Rocking out a good first draft doesn’t just happen it isn’t a matter of chance but rather a result of careful planning prior to writing. We constantly hear about writers who take one month to produce a draft for a book or story, who sit down and crank out a first draft in a month all the time. Of course, it is messy and will result in many rewrites and revisions. Writing a first draft in a month is certainly doable, but maybe we want a good first draft, not a mess. The only way to accomplish this is with a plan that addresses every aspect of writing a first draft, from mapping out your story to creating a scene guide, to gathering the details of your ancestor’s life, to surrounding yourself with an environment conducive to writing. Without a strategy most likely your attempt at writing your family history story will end badly.
Take some time before you begin to write your first draft and enlist the five tips and tools below. Together they will help you to pre-plan your first family history story draft.
Set a daily goal
Tip: Writing a first draft in one month is about the numbers. The best way to do that is to do the math in advance and decide how many words you plan to write daily. By writing daily and with a word count goal, you’ll keep yourself on track to complete your mission, whether it’s a 20,000-word short story for your legacy family history book or an 80,000-word epic family history novel. Identify in advance your project and the word count. Do the math.
Tool: Download our free word count tools.
Take some time to outline your plot and scenes
Tip: The best way to write every day is to have a plan. It will be difficult to hit your word count and write a good first draft if you don’t have a plan of what you intend to write each day. Take some time upfront to plan your story map and outline your scenes. This way, each day when you sit down to write, you’ll know exactly what you plan to write.
Tool: Consider our 1-hour webinar One Month to a Draft. We walk you through the pre-plan process of mapping our your story and outlining your scenes prior to writing.
Choose one ancestor, one story
Tip: Don’t try to write four hundred years of history in one month. Break your family history into small manageable chunks; consider one ancestor, one story at a time. Choose your ancestor and complete a character profile. Character profiles help you understand your ancestor intimately and provide you with important details and that will be necessary in bringing your ancestor to life on the page.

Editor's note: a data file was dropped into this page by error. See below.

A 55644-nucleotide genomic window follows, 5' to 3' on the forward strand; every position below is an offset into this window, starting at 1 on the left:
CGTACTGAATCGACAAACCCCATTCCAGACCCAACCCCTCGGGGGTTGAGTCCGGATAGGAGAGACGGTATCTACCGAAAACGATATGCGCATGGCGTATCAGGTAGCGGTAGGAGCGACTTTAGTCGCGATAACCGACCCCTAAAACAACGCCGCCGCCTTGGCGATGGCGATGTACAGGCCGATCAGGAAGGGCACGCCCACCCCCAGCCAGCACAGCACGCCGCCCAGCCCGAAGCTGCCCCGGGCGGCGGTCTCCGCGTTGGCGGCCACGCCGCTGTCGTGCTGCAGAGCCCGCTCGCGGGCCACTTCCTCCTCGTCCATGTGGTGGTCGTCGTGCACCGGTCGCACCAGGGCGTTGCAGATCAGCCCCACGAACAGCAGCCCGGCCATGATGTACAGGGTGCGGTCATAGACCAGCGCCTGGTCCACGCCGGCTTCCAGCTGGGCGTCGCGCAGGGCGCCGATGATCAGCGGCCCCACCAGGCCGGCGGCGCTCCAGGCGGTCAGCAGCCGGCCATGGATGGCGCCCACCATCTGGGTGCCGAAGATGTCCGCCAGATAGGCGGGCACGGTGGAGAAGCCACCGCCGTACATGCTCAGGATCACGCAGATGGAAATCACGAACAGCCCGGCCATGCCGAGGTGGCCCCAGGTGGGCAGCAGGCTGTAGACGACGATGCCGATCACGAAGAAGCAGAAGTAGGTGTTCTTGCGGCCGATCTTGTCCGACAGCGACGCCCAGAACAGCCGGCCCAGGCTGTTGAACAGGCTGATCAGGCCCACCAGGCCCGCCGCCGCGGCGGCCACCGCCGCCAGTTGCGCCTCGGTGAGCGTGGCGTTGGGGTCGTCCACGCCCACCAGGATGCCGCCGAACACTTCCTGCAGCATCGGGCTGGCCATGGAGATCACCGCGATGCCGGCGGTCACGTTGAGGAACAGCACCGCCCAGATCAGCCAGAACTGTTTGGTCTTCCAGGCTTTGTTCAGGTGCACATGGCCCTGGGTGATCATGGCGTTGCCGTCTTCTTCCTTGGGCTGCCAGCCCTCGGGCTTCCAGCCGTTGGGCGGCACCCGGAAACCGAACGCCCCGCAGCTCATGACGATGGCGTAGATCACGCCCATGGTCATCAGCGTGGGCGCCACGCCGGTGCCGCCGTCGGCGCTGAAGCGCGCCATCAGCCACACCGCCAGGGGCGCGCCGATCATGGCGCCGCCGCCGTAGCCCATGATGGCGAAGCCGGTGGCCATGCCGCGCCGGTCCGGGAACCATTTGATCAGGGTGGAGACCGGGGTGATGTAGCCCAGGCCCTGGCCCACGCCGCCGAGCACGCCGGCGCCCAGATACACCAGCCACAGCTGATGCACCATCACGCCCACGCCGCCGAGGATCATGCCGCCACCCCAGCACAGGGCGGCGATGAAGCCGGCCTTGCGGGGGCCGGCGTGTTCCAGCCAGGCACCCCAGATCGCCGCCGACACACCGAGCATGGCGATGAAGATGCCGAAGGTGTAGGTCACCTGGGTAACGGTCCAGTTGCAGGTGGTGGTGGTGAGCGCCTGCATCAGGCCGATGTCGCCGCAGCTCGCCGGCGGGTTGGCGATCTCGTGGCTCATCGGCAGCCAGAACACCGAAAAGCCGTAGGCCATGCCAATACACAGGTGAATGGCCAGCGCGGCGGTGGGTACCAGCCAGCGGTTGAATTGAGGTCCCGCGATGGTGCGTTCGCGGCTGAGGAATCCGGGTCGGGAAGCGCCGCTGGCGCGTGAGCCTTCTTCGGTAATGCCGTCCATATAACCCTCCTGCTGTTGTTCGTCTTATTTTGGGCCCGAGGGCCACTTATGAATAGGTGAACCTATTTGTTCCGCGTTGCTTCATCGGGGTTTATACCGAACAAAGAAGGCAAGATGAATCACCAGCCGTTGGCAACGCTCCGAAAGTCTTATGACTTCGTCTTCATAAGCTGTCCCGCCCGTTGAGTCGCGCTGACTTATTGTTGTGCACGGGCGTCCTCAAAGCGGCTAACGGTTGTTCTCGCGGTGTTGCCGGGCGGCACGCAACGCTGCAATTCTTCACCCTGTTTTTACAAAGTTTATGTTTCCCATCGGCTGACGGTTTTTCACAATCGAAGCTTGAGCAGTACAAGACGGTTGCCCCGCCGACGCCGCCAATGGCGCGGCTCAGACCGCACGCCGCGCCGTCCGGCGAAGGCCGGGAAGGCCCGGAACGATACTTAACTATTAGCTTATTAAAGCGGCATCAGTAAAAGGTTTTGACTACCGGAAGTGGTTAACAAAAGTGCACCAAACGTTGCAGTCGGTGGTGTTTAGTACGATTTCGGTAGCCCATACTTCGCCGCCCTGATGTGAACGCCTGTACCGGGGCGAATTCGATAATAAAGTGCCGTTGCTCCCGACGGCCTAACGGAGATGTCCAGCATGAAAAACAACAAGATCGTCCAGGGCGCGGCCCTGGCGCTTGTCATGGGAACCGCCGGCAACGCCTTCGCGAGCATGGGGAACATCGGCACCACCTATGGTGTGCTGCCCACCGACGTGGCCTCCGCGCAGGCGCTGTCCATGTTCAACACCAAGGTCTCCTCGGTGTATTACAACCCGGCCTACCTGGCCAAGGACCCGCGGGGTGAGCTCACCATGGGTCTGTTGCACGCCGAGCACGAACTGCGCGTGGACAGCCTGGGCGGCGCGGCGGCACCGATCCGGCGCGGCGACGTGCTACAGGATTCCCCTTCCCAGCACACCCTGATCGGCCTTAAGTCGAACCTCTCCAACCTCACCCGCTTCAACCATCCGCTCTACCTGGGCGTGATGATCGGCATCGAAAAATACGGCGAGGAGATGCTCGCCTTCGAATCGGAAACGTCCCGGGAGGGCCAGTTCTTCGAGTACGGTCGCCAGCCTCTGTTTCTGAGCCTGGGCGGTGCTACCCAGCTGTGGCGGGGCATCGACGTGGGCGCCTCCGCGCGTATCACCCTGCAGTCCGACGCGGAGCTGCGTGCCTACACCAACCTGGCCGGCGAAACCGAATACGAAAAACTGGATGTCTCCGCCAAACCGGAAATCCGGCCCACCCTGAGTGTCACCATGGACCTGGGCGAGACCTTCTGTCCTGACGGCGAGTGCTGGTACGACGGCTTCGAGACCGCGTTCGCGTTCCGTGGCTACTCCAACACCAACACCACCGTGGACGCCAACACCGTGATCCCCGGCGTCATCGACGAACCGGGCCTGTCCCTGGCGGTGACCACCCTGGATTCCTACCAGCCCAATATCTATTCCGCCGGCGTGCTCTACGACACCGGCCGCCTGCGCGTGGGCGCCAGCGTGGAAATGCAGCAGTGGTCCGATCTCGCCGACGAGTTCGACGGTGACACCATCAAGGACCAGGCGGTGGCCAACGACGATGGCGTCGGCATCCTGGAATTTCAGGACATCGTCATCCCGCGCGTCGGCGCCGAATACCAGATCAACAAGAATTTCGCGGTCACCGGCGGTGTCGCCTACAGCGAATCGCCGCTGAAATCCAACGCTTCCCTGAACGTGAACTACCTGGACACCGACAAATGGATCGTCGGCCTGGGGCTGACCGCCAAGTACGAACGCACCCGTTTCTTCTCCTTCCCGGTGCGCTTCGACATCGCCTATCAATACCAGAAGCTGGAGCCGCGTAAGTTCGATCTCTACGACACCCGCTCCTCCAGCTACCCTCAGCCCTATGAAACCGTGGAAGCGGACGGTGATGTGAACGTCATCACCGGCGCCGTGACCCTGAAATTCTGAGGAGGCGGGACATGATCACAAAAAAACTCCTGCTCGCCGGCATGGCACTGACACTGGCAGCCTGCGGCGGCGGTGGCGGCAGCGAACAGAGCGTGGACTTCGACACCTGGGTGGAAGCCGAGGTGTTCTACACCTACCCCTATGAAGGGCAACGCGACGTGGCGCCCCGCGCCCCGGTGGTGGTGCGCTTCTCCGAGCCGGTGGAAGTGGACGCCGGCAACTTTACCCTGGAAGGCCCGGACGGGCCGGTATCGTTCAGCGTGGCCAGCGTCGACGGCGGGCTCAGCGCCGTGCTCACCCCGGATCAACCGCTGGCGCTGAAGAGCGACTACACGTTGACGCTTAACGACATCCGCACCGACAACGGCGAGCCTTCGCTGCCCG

Tool: Complete the Authentic Ancestor Profile in Authentic Ancestors, Workbook Number 2.
Develop a daily writing habit
Tip: A daily writing routine is essential to completing a first draft and making writing a part of your life. By finding the environment, tools, and time of day that work best for you, you can turn writing into a part of your everyday life. Habits will help you to centre yourself in the writing process quickly and maintain your focus pushing away distractions.
Tool: Getting Ready to Write Workbook 1, offers many tips and advice for clearing your schedule, creating writing habits and declaring yourself a writer.
Don’t work towards perfection
Tip: While we may not want a messy first draft it is important not to work towards perfection. We have to move through the writing process and the first couple times may not be pretty but it is still an important part of the writing process. There is no stepping over or around the process. One cannot learn and develop their writing skills and flesh out their story without working through all the stages of planning and writing a first draft usually a less than gleaming first draft. We learn from creating that first story and moving through the process. The perfection happens in the rewrites and editing process. Every stage in writing a family history story is important in the process. Don’t try to shorten your path there is so much to learn from the process.
Tool: Enjoy every part of the writing process from finding the story to mapping and outlining your scenes with our scene guide in Finding the Story, Workbook No. 3